Ray Johnson

By: Franklin Bruno
October 16, 2012

RAY JOHNSON (1927–95) was several artists in one: a Black Mountain-trained painter whose early rejection of Abstract Expressionist purity was as deliberate as Rauschenberg’s, Johns’s, and Twombly’s (in whose fireplace Johnson burned his student work); a formal collagist who combined Joseph Cornell’s gift for lending personal and symbolic weight to scrap material with a Warholian eye for transformative Camp; the founder and distribution node of “The New York Correspondence [sometimes ‘Correspondance‘] School,” which helped initiate the genre of “mail art”; a performer whose koan-like “Nothings,” which might consist of little more than Johnson standing in a bank lobby chewing peanut-butter cups and silently reading Walt Whitman, contrasted starkly with the antic, multi-media “Happenings” of the ’60s and ’70s. An insider’s outsider, three decades of such activity made Johnson “the most famous unknown artist in New York,” as one review put it, but he withdrew from the art world and market in the ’80s and ’90s, working privately while underlining his absence with thousands of typed and Xeroxed mailings. (Prophetically, his self-isolation roughly coincided with the rise of the Internet.) On a Friday the 13th in 1995, he drove to Orient, Long Island, warned one or two intimates of a coming “mail event” by phone, and dropped himself off a country bridge like a letter into a slot, leaving his Sag Harbor home and studio as a series of carefully staged tableaux. Like this last, self-canceling gesture, each of Johnson’s works — many of which were initially aimed at a single postal recipient — connects to hundreds of others through visual and verbal puns and cultural allusions, but the man at their center and his ultimate intent remain unfathomable, as though meaning itself were a vast, networked conspiracy.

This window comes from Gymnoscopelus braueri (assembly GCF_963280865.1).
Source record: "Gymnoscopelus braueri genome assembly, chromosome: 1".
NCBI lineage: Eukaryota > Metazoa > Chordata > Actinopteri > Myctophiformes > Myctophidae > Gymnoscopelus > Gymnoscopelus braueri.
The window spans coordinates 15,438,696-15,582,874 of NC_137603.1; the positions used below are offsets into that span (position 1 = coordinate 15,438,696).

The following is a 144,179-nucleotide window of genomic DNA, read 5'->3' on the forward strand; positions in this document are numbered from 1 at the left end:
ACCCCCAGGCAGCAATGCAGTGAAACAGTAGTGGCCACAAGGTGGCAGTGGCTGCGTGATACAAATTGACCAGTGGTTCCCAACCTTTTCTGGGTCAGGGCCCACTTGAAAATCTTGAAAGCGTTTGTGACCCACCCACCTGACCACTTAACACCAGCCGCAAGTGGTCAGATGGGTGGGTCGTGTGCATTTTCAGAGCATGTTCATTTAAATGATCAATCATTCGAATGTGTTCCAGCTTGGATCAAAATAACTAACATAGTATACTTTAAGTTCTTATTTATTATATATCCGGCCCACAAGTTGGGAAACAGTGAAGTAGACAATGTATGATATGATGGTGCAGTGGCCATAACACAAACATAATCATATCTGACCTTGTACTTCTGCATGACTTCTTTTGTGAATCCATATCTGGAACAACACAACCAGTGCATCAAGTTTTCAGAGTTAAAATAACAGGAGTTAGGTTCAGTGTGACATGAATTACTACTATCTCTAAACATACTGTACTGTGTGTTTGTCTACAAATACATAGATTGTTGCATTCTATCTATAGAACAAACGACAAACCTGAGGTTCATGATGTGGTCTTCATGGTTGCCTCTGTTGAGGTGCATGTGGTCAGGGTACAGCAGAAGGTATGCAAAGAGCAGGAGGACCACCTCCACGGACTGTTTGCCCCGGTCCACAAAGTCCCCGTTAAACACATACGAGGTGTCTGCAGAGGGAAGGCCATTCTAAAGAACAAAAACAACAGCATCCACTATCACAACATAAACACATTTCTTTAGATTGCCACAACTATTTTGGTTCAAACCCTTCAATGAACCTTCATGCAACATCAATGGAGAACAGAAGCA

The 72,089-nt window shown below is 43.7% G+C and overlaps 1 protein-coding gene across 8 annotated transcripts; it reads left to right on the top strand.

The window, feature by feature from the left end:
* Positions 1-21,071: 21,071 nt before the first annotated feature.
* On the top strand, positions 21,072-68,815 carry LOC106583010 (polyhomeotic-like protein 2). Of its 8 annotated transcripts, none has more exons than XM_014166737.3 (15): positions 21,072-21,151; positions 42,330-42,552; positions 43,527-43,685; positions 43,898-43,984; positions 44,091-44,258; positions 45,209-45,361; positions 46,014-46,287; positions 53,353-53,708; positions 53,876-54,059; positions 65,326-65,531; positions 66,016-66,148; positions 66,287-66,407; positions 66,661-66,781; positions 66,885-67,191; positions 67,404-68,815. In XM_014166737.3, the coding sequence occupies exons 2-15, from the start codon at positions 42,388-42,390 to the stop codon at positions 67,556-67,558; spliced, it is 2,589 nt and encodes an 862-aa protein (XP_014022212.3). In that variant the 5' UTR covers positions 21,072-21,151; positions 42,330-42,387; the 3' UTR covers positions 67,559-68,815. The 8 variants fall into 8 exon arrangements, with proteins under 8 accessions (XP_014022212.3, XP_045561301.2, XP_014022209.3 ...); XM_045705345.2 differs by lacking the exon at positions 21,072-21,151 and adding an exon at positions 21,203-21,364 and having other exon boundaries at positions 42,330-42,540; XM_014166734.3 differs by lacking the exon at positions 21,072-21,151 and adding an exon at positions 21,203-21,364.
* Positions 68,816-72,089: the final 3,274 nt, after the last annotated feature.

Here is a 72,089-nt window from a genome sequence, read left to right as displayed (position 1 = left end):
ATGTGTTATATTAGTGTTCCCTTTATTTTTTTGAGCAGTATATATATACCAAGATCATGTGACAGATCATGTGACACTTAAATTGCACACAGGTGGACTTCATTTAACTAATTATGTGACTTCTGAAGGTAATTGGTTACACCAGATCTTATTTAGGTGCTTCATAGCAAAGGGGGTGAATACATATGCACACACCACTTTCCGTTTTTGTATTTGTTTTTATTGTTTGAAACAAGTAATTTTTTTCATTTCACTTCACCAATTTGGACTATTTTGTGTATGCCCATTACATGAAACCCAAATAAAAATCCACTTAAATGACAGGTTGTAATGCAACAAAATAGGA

On his or her birthday, HiLobrow irregularly pays tribute to one of our high-, low-, no-, or hilobrow heroes. Also born this date: Louis Althusser.

READ MORE about members of the Postmodernist Generation (1924-33).


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